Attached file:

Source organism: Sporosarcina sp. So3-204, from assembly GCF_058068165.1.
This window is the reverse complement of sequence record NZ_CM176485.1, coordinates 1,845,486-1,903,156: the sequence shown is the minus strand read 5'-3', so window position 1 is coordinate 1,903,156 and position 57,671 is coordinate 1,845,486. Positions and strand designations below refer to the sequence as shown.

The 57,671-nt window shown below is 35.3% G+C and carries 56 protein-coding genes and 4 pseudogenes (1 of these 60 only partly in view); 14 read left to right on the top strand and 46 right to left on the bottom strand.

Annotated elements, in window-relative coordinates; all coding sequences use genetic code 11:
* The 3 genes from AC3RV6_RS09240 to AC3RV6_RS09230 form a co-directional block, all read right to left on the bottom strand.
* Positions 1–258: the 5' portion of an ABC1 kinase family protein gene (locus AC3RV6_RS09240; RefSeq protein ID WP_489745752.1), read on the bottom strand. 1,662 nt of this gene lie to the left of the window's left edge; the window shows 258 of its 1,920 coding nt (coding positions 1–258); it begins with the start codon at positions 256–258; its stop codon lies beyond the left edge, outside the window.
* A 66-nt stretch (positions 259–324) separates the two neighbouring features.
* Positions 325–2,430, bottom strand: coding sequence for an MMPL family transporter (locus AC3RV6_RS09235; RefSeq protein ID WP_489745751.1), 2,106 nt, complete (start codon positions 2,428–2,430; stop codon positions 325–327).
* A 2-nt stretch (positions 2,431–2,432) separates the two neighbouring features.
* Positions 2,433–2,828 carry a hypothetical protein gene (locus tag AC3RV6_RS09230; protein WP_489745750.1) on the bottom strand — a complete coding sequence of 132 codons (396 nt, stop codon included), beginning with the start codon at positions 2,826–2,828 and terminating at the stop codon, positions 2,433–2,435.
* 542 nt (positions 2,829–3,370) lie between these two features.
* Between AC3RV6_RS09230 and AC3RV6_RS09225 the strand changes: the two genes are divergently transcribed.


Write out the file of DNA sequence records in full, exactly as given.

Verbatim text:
Source organism: Sporosarcina sp. So3-204, from assembly GCF_058068165.1.
This window is the reverse complement of sequence record NZ_CM176485.1, coordinates 1,845,486-1,903,156: the sequence shown is the minus strand read 5'-3', so window position 1 is coordinate 1,903,156 and position 57,671 is coordinate 1,845,486. Positions and strand designations below refer to the sequence as shown.

The 57,671-nt window shown below is 35.3% G+C and carries 56 protein-coding genes and 4 pseudogenes (1 of these 60 only partly in view); 14 read left to right on the top strand and 46 right to left on the bottom strand.

Annotated elements, in window-relative coordinates; all coding sequences use genetic code 11:
* The 3 genes from AC3RV6_RS09240 to AC3RV6_RS09230 form a co-directional block, all read right to left on the bottom strand.
* Positions 1–258: the 5' portion of an ABC1 kinase family protein gene (locus AC3RV6_RS09240; RefSeq protein ID WP_489745752.1), read on the bottom strand. 1,662 nt of this gene lie to the left of the window's left edge; the window shows 258 of its 1,920 coding nt (coding positions 1–258); it begins with the start codon at positions 256–258; its stop codon lies beyond the left edge, outside the window.
* A 66-nt stretch (positions 259–324) separates the two neighbouring features.
* Positions 325–2,430, bottom strand: coding sequence for an MMPL family transporter (locus AC3RV6_RS09235; RefSeq protein ID WP_489745751.1), 2,106 nt, complete (start codon positions 2,428–2,430; stop codon positions 325–327).
* A 2-nt stretch (positions 2,431–2,432) separates the two neighbouring features.
* Positions 2,433–2,828 carry a hypothetical protein gene (locus tag AC3RV6_RS09230; protein WP_489745750.1) on the bottom strand — a complete coding sequence of 132 codons (396 nt, stop codon included), beginning with the start codon at positions 2,826–2,828 and terminating at the stop codon, positions 2,433–2,435.
* 542 nt (positions 2,829–3,370) lie between these two features.
* Between AC3RV6_RS09230 and AC3RV6_RS09225 the strand changes: the two genes are divergently transcribed.